Rabbits are cute, fuzzy, sweet and a bane to the vegetable gardener's existence. If you live in an area with wild rabbits, then you know that rabbits love to nibble on your carefully planned and tended vegetables. Is there any way to keep them out of your garden without trapping or harming them? There are many humane ways to deter rabbits from entering your vegetable garden and eating all of your hard work.
Plant only the vegetables they don't eat. In general, rabbits will not eat squash, cucumbers, tomatoes (although sometimes they will "taste" the stems), corn, potatoes or peppers. So go ahead and fill up your plot with these vegetables. The rabbits will stay away. But what should you do if you want to plant other, rabbit-tasty vegetables such as peas, beans and beets?
Build a fence. The most effective way to keep rabbits out of your garden is to block them out. Use poultry wire to construct a 2-foot high fence around your garden. It isn't pretty, but it works. Make sure it is tight to the ground, or even goes under the ground a bit as hungry rabbits can squeeze under it if there is even a little bit of space. Keep space in mind when looking at the openings in your fence as well. A baby or young rabbit can squeeze through even a small opening. Two inches is the safest bet.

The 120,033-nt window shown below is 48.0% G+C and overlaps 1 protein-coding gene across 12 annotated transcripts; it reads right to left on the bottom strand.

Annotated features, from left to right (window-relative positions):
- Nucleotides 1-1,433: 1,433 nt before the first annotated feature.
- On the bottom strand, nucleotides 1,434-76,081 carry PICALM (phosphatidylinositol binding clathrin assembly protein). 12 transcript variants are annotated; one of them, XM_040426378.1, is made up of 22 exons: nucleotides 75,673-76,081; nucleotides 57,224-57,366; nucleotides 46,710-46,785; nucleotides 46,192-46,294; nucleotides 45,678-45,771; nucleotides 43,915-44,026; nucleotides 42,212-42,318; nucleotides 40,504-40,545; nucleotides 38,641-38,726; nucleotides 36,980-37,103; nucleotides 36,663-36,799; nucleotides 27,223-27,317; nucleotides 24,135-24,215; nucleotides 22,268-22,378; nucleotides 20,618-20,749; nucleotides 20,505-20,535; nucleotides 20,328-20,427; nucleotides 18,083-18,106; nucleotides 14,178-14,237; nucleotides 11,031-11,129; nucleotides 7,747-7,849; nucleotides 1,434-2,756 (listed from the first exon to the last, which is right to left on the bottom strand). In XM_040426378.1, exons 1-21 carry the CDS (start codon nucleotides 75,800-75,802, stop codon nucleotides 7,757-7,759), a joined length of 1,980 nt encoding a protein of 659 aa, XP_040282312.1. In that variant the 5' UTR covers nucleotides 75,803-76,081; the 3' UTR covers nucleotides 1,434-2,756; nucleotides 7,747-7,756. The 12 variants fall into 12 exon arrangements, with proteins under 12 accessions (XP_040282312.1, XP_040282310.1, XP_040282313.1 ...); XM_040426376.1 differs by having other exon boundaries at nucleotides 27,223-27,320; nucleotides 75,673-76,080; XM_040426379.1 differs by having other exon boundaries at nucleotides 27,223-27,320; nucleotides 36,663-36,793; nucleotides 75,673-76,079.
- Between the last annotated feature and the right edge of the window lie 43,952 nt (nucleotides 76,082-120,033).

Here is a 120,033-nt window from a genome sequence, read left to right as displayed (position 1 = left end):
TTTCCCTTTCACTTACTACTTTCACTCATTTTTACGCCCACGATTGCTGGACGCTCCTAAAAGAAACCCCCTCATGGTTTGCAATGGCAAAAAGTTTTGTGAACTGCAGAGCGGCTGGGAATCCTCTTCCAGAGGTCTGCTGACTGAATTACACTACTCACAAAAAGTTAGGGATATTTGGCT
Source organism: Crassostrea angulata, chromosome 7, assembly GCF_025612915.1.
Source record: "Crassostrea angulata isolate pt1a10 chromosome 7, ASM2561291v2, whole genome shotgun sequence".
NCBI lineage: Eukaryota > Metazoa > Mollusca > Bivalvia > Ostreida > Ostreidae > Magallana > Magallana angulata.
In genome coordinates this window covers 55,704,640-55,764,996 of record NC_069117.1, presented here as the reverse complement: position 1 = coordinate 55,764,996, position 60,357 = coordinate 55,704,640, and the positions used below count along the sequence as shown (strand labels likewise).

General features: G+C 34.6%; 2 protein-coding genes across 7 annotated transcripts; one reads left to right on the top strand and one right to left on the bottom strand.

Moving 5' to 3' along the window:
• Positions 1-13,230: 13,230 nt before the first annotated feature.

Create a stinky smell. If you don't want to or can't build a fence, you can control rabbits with aroma. There's a yuck factor, but rabbits will stay away from dried blood or fox urine. Sprinkle these around the border of your garden. Both fox urine and dried blood can be found at your local grange or garden store. Be sure to reapply after rain. Another strong smell that deters rabbits is soap. Put a strong-smelling bar on the end of a stick and "plant" it in the middle of your garden.
Plant clover around your garden. Rabbits love clover, and will choose to eat clover instead of your vegetables. Since clover can spread rapidly and become a nuisance, however, you will have to decide if it's worth it.
Fool your rabbits. Cut pieces of a garden hose up to look like snakes, and spread them around the border of your garden. For fun, set up a chair and watch closely. The rabbits will hop around and in front of the "snakes," trying to get up the courage to go past them into the garden.
Some gardeners swear by using vinegar or human hair sprinkled around the garden, but these are not widely accepted methods of rabbit control. Moth flakes will also keep rabbits away, but are harmful to humans and pets and should not be used around food.